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Screening for familial hyper-beta-lipoproteinaemia in children in hospital.
  1. J V Leonard,
  2. A S Fosbrooke,
  3. J K Lloyd,
  4. O H Wolff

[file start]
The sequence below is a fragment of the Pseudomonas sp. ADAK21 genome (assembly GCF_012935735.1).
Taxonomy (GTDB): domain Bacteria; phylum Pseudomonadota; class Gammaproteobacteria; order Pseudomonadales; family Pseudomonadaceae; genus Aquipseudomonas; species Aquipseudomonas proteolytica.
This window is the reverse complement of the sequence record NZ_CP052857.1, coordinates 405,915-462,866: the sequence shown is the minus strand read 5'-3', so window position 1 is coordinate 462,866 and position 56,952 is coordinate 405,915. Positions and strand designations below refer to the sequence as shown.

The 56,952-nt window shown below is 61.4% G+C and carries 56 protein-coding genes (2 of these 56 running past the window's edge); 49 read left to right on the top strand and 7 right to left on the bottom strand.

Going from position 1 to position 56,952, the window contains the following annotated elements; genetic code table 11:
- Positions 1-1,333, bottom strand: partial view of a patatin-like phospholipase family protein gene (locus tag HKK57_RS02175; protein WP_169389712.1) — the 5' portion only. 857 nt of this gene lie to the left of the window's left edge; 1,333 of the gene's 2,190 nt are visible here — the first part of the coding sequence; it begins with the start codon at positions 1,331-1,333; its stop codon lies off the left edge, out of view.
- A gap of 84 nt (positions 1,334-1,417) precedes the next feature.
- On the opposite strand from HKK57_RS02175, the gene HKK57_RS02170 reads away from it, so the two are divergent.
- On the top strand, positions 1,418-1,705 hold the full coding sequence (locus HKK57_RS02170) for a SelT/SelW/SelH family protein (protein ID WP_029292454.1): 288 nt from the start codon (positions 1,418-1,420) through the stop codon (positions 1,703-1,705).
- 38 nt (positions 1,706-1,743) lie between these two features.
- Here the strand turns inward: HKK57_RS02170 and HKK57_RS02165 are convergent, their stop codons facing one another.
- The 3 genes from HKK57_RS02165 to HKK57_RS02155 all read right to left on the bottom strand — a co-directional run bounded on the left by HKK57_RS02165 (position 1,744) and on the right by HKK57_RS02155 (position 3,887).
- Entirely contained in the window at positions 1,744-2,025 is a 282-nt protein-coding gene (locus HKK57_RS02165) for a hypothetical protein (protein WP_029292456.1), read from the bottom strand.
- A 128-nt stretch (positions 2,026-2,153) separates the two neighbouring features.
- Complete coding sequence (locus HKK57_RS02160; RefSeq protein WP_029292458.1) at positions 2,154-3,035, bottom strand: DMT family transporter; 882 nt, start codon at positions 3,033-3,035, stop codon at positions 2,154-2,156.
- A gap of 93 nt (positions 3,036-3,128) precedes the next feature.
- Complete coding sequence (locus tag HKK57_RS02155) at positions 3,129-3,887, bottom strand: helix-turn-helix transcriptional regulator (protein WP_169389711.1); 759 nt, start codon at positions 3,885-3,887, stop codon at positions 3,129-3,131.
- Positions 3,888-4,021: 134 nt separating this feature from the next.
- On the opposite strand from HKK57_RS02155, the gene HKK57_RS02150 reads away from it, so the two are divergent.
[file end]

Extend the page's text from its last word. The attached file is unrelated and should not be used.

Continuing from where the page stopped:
1510 plasma cholesterol estimations were made in 1391 children admitted to hospital as part of a biochemical profile. Babies under 1 year and children known to have familial hyperlipoproteinaemia were excluded. The mean concentration was 4-28 mmol/l +/- 1-04 (1 SD) (165-3 mg/100 ml +/- 38-6), and levels exceeded 5-93 mmol/l (229 mg/100 ml) in 68 children. Repeat estimations on 55 of these children showed 34 still to have values greater than 5-93 mmol/l and family studies were performed in 19 of these. In 8 children hypercholesterolaemia was secondary and no familial lipoprotein disorder was present. Familial hyper-beta-lipoproteinaemia (FH) was diagnosed in 3 children and in 2 of the families there was a history of early ischaemic heart disease. In 2 children the diagnosis was in doubt. In the remaining 6 children FH and secondary hyperlipoproteinaemia were excluded so the hypercholesterolaemia was presumably environmentally induced, possibly in association with polygenic inheritance. In the present state of knowledge screening of the childhood population for FH by means of plasma cholesterol determinations cannot be recommended. Studies of lipoproteins should, however, be made in children from families known to have FH or early coronary heart disease.

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